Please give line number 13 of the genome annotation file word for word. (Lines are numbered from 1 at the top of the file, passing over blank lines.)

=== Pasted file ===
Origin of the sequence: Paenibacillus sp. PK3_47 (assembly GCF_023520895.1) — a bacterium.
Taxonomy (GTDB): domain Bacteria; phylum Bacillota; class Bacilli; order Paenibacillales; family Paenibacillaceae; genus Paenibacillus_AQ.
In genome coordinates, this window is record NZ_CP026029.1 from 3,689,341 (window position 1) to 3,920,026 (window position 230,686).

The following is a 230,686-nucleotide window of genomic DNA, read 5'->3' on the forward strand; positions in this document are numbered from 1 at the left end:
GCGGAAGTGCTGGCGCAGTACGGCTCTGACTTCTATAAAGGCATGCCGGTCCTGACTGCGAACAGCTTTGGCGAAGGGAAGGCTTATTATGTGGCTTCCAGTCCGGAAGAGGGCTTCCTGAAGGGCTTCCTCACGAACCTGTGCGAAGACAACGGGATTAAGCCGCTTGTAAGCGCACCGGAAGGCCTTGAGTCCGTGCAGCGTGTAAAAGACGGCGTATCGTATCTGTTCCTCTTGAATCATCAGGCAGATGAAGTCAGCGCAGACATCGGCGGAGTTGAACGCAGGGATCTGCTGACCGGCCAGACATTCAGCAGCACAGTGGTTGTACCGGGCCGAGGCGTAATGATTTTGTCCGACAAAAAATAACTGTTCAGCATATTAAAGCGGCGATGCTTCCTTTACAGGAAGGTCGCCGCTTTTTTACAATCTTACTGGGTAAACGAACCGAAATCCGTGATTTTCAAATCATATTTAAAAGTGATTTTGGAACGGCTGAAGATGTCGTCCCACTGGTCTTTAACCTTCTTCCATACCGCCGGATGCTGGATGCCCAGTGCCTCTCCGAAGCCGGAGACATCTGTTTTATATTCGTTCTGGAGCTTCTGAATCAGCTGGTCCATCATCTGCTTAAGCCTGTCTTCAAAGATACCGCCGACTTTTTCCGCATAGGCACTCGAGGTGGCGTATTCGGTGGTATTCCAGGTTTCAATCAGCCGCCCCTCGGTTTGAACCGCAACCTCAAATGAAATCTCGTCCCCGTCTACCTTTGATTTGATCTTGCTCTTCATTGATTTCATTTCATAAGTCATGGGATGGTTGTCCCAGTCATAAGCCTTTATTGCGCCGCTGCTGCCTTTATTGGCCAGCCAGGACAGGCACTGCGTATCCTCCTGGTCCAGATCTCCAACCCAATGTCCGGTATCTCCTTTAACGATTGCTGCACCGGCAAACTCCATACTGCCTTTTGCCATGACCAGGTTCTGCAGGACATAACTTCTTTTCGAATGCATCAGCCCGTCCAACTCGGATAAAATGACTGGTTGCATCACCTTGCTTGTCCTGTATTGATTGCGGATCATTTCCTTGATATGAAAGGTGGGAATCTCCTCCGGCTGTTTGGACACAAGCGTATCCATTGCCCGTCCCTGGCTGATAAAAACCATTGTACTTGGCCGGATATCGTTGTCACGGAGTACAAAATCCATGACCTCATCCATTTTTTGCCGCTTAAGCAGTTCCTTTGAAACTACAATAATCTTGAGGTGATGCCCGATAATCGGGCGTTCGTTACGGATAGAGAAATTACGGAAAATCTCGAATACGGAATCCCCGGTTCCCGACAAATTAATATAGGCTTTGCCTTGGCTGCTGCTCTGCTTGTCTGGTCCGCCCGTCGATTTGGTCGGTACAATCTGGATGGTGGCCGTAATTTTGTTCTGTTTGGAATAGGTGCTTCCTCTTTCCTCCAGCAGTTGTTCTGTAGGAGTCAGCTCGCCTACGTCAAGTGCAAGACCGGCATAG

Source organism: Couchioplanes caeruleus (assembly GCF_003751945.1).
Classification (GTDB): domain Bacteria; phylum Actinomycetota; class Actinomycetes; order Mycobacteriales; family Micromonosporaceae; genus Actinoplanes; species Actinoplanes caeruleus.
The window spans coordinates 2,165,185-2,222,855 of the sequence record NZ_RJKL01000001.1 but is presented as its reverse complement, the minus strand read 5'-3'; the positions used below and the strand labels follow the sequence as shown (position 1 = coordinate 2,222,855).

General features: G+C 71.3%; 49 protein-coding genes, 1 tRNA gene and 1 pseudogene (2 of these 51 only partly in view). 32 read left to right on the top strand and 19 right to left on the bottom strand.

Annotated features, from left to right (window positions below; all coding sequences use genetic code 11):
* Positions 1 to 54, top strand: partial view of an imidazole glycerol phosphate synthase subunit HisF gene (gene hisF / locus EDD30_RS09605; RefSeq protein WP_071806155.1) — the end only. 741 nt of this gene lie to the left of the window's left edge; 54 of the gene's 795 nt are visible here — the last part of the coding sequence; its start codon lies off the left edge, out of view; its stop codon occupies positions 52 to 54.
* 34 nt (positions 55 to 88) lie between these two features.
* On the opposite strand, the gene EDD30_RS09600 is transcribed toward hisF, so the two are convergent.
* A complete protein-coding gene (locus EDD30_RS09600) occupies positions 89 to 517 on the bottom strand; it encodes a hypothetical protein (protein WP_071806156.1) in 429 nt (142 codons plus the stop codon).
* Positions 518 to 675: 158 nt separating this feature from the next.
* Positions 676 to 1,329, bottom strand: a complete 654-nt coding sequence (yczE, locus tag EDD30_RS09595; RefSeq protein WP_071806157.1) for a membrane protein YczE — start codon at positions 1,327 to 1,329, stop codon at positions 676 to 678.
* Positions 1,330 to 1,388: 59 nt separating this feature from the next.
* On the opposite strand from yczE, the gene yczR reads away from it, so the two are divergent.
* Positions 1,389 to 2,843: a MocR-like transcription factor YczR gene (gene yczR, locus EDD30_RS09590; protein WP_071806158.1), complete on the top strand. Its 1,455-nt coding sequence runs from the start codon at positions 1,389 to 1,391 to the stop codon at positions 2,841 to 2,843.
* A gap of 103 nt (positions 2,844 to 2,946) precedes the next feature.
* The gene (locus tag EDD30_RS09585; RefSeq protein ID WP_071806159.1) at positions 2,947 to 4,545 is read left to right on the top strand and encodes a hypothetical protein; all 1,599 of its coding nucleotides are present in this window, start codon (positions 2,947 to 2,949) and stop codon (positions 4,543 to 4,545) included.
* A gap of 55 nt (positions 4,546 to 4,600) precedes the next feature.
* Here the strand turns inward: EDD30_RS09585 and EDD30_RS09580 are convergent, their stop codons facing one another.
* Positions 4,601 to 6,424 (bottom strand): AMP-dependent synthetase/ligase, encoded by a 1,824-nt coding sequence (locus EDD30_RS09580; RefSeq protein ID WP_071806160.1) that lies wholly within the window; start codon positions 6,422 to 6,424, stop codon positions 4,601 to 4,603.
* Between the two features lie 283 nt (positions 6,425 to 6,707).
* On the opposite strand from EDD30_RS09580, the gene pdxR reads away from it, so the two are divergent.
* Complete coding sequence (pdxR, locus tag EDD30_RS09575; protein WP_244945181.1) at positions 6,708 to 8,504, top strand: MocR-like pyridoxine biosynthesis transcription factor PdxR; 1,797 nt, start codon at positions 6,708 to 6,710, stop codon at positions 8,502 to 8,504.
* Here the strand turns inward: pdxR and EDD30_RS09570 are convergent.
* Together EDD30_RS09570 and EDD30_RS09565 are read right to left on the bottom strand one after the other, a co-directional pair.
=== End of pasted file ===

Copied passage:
* On the opposite strand, the gene EDD30_RS09600 is transcribed toward hisF, so the two are convergent.